McMahon’s trial attorney wasn’t ineffective for failing to shield McMahon and another defense witness from impeachment using a prior conviction.
McMahon testified in his own defense at his trial for misdemeanor theft. Before trial, the circuit court ruled, without objection from trial counsel, that McMahon could be impeached under § 906.09 with one 14-year-old prior conviction for criminal damage to property, which was caused when he tried to steal the property. When asked on direct if he’d ever been convicted of a crime, McMahon strayed from the § 906.09 script and said he’d been convicted of one crime “about 15 or 16 years ago.” The circuit court ruled this technically incorrect answer opened the door for the state to get into the details of the offense, including the fact it occurred as part of an attempted theft. (¶¶2-4, 9-10).
McMahon argues trial counsel should have objected to the use of the prior for impeachment in the first place, because it’s more than 10 years old, should have better prepared McMahon to properly answer the question and avoid door opening, and objected to the state’s questions about all the details of the offense and asked for a limiting instruction as to the use of the evidence. Not so, says the court of appeals:
- The federal 10-year rule doesn’t apply under § 906.09, and given the theft aspect of the prior conviction counsel wasn’t deficient in recognizing that the trial court could admit the prior conviction as a proper exercise of the discretion and, therefore, to advise McMahon that the better course of action was for McMahon to avoid being impeached by not taking the stand. (¶12).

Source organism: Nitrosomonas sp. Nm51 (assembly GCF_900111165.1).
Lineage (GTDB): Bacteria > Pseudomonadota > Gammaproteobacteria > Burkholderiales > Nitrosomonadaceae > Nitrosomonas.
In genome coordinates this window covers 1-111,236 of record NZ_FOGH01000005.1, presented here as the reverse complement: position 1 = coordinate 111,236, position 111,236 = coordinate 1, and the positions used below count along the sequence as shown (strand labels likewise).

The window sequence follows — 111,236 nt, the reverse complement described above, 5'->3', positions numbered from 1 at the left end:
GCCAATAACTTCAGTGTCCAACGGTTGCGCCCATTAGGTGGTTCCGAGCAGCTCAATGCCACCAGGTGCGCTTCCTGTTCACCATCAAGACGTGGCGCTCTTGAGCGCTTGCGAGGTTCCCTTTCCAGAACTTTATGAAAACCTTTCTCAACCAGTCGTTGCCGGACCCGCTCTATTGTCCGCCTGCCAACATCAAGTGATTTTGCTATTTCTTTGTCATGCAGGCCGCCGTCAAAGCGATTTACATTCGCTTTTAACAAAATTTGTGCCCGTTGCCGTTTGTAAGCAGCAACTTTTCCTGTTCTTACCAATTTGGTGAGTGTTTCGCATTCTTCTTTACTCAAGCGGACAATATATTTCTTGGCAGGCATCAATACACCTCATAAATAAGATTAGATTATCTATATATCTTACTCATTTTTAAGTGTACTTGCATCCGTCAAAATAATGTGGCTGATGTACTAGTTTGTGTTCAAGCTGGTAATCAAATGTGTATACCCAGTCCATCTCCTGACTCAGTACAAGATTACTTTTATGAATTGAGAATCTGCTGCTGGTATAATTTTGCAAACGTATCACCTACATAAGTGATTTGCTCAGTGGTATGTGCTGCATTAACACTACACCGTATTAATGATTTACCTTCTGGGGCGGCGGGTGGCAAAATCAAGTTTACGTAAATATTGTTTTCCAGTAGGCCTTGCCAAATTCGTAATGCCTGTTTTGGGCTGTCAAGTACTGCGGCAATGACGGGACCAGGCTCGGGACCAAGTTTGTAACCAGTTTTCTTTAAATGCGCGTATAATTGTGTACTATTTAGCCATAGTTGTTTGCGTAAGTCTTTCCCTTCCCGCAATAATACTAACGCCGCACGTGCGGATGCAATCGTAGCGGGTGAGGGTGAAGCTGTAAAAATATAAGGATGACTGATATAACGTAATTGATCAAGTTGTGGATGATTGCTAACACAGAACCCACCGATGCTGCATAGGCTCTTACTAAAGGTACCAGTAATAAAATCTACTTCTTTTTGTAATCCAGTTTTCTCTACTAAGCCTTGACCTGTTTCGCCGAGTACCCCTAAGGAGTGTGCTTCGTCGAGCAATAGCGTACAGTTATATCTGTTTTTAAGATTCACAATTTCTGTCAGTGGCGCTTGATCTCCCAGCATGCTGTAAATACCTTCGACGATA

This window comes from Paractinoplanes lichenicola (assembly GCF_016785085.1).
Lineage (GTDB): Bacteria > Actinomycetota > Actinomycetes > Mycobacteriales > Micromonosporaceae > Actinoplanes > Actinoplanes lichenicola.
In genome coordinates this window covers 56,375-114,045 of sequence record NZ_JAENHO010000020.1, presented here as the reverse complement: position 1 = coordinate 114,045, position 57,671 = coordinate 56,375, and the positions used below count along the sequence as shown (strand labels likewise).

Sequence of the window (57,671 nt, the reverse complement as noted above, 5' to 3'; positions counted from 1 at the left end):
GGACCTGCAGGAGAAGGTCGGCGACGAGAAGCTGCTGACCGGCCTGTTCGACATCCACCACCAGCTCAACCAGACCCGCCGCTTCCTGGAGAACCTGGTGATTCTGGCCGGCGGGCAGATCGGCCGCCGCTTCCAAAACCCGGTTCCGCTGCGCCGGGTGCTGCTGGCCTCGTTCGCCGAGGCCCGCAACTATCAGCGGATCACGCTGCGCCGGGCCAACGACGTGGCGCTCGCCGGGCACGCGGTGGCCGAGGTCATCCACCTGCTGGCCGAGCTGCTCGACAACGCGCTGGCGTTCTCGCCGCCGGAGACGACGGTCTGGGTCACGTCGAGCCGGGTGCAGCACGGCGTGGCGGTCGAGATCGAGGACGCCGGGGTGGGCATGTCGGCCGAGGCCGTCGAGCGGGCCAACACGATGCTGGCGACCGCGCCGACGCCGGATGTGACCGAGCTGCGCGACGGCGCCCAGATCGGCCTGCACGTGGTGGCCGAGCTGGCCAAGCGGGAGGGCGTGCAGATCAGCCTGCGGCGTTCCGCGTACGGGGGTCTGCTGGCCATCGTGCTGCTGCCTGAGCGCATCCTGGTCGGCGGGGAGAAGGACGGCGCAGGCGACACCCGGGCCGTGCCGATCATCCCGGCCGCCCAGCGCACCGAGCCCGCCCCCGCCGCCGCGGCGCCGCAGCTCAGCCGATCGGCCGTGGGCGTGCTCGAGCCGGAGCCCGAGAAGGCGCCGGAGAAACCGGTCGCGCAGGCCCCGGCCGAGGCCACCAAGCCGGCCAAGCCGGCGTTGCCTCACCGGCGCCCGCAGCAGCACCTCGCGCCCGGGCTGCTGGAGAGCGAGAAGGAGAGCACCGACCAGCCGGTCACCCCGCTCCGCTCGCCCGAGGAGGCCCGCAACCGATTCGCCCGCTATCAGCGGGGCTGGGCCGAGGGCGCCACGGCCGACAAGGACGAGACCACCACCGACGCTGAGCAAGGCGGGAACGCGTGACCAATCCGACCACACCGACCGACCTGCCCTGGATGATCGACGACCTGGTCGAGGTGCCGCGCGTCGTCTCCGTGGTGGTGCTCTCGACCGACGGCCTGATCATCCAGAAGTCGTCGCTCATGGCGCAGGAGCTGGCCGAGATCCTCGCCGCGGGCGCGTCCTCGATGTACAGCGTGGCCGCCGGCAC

- The circuit court found that the § 906.09 script was fully explained to McMahon by the court and trial counsel, and that it was basically McMahon’s own fault that the door to further details was opened. (¶13).
- Trial counsel made a reasonable strategic decision to not object to the state’s questions about the details—namely, he thought it would be futile and would only highlight the nature of the conviction. (¶14). Likewise, it was reasonable not to ask for a limiting instruction on the grounds that would highlight the prior conviction. (¶15).
Trial counsel also was not ineffective for his handling of the improper impeachment of Rushman, another defense witness. Rushman was convicted of an ordinance violation, but on cross the state asked her if she’d been convicted of a crime and referred to the case by its criminal case number. Trial counsel didn’t object because he’d relied on the state’s (incorrect) information that she was convicted of a crime. (¶¶16-17). Even if trial counsel was deficient, this error didn’t prejudice McMahon. The court of appeals endorses the circuit judge’s finding that the jury wasn’t “greatly misled” by this line of questioning, apparently because Rushman said the conviction was for an ordinance violation, and in any event the admission likely had little effect on the outcome of the trial: “The State also questioned Rushman’s credibility by making the jury aware she was McMahon’s fiancée, depended upon him for housing, and was financially supported by McMahon at the present time.” (¶18).
Two additional claims—about evidence trial counsel should have presented and the state’s purported “burden shifting” questions and argument—are rejected, the first because the evidence added nothing of value to the case (¶¶19-21), the second because the questions and argument didn’t involve burden shifting but were proper ways to test the viability of McMahon’s defense (¶¶22-23).